Beyond the Wii being a shift from Sony, it is a shift from business as usual. The template for handling new consoles has been around for generations and publishers aren’t about to throw it away. More often than not, the template calls for the same game released last year with more enemies, more locations, more voice acting, and more points of articulation in character models. Instead of rethinking old ideas, publishers seek to pretend it’s business as usual while throwing scraps Nintendo’s way.

Let us take a look at Red Steel and Resident Evil 4 and Umbrella Chronicles. The former was a mediocre launch title that sold over a million copies. It’s launch status surely helped sales but there are over 30 million more Wii owners now. In what bizarre world would the publisher of a million seller not announce a sequel? Both Resident Evil games for the Wii have passed the million mark. This has emboldened Capcom to rerelease Resident Evil Zero in Japan and give us a port of Dead Rising.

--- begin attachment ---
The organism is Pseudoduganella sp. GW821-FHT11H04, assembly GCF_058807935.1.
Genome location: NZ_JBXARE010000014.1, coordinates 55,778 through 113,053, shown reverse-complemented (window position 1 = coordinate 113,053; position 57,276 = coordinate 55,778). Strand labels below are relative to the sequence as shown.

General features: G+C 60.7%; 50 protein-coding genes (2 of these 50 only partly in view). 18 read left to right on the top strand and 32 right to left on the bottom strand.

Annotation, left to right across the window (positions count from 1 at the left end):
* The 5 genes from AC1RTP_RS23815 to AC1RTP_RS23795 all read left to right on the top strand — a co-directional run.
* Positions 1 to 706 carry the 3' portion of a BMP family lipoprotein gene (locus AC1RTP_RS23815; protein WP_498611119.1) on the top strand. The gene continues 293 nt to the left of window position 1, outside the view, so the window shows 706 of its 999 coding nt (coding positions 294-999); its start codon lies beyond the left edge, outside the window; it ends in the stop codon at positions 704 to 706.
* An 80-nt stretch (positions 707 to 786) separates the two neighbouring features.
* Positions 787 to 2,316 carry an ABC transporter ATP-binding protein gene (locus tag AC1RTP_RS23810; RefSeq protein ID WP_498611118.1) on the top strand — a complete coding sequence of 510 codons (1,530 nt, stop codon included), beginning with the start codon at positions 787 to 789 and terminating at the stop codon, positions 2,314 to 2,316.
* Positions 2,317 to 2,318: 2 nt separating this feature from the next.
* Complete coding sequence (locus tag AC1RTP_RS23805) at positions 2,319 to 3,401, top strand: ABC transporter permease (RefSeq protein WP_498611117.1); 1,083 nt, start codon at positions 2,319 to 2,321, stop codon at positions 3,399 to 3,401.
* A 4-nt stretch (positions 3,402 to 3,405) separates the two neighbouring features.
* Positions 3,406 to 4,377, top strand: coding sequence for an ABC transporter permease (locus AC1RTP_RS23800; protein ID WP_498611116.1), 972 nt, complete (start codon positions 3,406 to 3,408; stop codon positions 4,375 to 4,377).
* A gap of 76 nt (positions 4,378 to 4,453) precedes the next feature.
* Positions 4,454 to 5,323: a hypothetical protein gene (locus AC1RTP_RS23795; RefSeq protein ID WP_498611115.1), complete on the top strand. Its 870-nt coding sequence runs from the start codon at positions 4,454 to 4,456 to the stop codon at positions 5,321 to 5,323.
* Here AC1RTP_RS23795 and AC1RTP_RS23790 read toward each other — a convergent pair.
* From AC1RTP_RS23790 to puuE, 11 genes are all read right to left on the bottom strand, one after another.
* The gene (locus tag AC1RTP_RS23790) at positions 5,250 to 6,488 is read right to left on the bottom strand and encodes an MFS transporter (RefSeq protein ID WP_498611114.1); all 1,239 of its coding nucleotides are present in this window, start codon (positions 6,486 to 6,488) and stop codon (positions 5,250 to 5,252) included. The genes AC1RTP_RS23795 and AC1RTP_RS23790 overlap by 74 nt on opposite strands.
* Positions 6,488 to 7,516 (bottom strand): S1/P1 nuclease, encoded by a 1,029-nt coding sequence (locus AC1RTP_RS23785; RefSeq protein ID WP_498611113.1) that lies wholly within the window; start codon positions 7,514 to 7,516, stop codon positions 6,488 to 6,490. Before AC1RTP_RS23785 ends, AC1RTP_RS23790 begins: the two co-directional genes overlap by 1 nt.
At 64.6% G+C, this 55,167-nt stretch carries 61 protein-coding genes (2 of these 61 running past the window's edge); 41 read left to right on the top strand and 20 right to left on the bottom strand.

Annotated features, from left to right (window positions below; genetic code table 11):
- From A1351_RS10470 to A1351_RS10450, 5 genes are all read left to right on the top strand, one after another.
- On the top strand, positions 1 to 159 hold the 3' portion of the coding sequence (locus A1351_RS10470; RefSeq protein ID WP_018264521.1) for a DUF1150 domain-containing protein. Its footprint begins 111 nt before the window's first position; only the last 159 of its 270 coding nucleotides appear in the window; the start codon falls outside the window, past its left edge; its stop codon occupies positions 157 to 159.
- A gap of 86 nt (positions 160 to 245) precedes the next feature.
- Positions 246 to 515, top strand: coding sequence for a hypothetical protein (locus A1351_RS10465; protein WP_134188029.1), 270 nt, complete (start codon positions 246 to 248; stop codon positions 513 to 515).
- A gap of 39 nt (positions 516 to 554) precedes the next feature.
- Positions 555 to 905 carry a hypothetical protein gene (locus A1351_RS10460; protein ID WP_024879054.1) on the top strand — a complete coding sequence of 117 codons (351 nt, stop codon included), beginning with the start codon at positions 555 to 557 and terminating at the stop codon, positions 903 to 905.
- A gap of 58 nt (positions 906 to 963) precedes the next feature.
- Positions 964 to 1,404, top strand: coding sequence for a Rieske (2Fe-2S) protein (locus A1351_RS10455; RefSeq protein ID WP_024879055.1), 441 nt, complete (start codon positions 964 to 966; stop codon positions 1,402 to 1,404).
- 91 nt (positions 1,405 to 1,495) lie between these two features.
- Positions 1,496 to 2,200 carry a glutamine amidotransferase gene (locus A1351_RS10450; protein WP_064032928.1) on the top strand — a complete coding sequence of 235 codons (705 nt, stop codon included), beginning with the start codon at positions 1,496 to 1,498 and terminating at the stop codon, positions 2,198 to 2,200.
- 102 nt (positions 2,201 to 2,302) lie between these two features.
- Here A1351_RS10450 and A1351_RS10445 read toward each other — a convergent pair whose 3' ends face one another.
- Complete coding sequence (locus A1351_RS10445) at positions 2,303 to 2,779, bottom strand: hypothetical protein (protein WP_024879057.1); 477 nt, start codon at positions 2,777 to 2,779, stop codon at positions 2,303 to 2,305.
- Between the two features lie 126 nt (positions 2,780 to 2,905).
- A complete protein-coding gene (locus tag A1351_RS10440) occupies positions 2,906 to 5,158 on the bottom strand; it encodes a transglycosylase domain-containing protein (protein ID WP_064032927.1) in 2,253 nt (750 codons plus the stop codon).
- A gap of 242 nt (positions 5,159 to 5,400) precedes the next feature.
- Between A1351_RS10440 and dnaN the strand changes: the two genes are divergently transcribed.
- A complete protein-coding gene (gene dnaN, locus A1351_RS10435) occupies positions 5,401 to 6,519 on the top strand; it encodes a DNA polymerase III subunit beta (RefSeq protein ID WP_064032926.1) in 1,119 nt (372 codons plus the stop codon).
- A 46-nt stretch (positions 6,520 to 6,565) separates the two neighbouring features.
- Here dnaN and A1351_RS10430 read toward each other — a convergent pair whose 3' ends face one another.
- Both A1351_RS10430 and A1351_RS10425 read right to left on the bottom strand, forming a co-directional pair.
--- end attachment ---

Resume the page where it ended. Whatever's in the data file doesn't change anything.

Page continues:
After a mediocre but pretty second attempt at wooing Wii owners, Konami has mostly given up. At least Kororinpa 2 should be good.

Wii owners have shown that they will support some core games, like the owners of all consoles (Okami bombed on the PS2 – not all good games will find a market). Yet publishers with money making core games refuse to follow up with much more than ports and minigame fests. What is going on here? Can it really be that publishers are still hoping every night that Nintendo just goes away?